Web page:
Tuesday, Jan. 28, 2014 | 2 a.m.
The grainy, black-and-white photos don’t even begin to tell the whole story.
Nothing can quite capture the squalor of the Nazi concentration camp — the overwhelming stench inside the packed huts, the inhumanity of hundreds of dead corpses or the vacant looks in the eyes of the near-dead prisoners. Only those who were there know the full horrors, said Lt. Col. Leonard Berney, a former British military officer.
He was one of them. On Monday evening, Berney did his best to describe what he called the “indescribable” to 325 people, including teens generations removed from World War II, at Congregation Ner Tamid as part of International Holocaust Memorial Day.
He stood at a podium gripping his cane. Behind him, historical photographs lingered on large, white screens.
“We were battle-hardened,” Berney, now 93, said. “But this was something nobody could take in at all.”
In April 1945, Berney was one of the British military officers tasked with organizing the liberation of the Bergen-Belsen concentration camp in Germany. Mere weeks before the German surrender to Allied forces, two German officers visited a British general with a proposition: They would hand over the concentration camp to the British if they agreed to a cease-fire and no-fly zone around the camp. The camp had become overrun with typhus, an often-fatal disease transmitted by lice.
Several days later, Berney and a handful of other British officers arrived at the camp.
“What we saw was a long road with huts,” he said. “As we went in, we began to see the inmates.”
Huts meant to hold 100 people housed as many as 700, with multiple people sleeping on single cots and living among human waste. There were no bathrooms.
Outside, piles of dead bodies were discarded under trees. Children walking by the corpses seemed unfazed — an indication to Berney and his fellow officers that conditions had dehumanized these desperate people, many of them Jews but also foreign nationals and others deemed undesirable by Adolf Hitler’s regime.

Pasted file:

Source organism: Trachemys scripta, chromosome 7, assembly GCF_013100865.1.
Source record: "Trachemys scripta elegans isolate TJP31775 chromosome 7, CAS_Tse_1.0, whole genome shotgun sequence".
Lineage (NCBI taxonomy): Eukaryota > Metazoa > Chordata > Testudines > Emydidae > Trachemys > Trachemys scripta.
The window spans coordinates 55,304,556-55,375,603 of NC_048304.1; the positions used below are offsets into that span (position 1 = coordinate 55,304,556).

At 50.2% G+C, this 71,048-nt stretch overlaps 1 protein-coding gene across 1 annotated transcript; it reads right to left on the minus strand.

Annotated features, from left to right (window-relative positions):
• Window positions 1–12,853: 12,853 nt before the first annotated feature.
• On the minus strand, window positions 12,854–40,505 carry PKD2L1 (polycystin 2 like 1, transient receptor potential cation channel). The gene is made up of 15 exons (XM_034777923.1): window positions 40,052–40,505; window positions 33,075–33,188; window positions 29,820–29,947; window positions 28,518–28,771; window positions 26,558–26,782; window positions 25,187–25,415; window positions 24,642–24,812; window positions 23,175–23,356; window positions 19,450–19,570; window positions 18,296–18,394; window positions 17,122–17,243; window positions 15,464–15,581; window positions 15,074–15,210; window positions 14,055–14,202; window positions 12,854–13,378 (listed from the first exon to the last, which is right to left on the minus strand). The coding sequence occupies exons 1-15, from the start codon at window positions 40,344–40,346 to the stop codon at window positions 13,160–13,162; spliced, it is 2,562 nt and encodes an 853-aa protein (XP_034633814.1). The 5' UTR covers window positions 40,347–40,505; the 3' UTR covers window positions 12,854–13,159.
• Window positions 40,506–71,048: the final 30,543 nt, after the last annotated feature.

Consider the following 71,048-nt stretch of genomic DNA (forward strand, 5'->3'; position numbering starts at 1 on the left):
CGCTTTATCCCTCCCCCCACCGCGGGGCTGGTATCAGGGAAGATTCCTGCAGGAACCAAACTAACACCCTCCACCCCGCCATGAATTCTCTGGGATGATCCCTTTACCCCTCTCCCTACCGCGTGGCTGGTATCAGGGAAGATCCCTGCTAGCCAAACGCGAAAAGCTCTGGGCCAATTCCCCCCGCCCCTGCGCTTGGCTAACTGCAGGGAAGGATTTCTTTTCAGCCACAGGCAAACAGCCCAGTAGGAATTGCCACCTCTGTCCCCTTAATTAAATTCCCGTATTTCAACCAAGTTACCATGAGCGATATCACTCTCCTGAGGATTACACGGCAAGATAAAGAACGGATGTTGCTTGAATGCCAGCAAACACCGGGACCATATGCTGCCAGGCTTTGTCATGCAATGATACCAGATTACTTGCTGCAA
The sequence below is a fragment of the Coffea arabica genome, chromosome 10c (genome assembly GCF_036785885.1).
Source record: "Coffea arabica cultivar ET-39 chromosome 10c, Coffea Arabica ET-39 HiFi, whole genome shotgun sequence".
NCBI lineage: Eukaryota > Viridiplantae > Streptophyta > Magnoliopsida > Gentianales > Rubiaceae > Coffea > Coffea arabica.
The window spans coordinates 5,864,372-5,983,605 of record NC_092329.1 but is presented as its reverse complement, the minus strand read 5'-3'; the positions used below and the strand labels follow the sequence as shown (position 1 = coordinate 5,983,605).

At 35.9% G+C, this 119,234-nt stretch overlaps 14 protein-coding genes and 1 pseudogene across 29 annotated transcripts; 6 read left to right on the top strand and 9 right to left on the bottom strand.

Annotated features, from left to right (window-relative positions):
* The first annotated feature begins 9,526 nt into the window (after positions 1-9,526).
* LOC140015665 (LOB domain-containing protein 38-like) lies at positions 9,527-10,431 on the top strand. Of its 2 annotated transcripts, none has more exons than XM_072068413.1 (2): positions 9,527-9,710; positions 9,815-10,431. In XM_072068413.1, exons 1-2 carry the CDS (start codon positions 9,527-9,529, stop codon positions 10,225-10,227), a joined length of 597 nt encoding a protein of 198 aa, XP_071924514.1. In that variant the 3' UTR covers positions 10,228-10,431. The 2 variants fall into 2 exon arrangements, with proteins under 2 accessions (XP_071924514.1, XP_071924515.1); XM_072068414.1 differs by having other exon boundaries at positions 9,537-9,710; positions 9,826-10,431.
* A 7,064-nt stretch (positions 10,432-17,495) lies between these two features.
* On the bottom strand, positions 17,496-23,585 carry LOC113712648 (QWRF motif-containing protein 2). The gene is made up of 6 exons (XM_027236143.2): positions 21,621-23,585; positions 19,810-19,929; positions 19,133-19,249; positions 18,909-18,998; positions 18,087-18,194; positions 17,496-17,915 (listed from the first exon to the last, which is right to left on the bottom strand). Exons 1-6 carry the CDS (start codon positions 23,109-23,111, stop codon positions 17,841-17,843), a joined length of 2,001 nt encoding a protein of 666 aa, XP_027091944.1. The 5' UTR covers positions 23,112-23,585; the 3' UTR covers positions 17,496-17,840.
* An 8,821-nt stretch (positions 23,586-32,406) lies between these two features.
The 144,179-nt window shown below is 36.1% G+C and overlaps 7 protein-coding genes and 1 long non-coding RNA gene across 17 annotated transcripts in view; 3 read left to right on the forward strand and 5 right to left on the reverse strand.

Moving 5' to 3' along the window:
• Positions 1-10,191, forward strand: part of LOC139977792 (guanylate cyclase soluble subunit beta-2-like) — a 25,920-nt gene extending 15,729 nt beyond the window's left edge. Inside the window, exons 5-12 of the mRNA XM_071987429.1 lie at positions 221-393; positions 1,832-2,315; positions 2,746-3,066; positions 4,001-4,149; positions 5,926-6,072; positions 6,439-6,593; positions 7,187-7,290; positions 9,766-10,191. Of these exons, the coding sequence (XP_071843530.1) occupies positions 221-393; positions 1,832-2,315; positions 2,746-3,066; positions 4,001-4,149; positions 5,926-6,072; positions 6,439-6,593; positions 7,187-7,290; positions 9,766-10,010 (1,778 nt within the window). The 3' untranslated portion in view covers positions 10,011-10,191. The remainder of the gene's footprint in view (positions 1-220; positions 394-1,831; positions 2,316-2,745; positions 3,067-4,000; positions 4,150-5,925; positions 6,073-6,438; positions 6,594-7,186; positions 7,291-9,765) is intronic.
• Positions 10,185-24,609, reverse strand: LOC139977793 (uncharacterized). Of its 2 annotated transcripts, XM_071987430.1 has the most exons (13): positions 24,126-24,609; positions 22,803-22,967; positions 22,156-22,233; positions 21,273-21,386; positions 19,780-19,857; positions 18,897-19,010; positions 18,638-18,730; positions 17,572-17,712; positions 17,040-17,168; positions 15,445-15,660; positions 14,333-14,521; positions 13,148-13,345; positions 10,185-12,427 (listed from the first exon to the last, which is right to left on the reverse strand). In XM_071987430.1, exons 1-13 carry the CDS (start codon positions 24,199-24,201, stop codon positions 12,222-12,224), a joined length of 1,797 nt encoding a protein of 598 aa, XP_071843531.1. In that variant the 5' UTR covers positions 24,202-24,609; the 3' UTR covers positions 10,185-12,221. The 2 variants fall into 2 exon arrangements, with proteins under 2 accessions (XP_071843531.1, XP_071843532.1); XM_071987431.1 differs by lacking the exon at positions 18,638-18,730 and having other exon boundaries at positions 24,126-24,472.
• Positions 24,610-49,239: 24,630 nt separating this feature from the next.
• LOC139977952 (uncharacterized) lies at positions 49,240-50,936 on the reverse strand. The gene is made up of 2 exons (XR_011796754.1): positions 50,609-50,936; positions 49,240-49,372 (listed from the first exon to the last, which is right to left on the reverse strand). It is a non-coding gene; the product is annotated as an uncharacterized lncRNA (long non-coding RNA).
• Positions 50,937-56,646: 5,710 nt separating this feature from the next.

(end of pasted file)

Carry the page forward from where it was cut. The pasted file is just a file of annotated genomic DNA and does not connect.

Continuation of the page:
The camp contained 60,000 people, and 10,000 already had died there by the time the British took over, Berney said. Five-hundred more people were dying each day.
“We were faced with a disaster on a massive scale,” he said. “That was clear.”
The British military scrambled to form a plan of action that would save as many lives as possible. They needed to deliver food and water, bury the disease-ridden dead bodies, establish a hospital off site for the sick and begin evacuating the camp.
For food, they hauled in loads of army ration meals, such as spam, sausages, cheese and baked beans. But the plentiful food had an unexpected, negative consequence: It was too rich for the starved people.
“We inadvertently probably killed 1,000 to 2,000 people,” Berney said. “It’s terrible to think of, but that’s what happened.”
Within a matter of weeks, however, the British military had evacuated the prisoners to a shiny, new German army barracks, which they had transformed into a 15,000-bed hospital and temporary shelter for the survivors. Their goal was to give the concentration camp survivors a civilized life, he said.
For two years after the war, Berney suffered flashbacks to the grisly images he witnessed inside the Bergen-Belsen camp, which was later burned down.
About a decade ago, Berney — now retired and living aboard a luxury ship that travels the world — began sharing his Holocaust story. On Monday evening, it earned him a standing ovation.
“I’ll never forget, but life has to go on,” he said.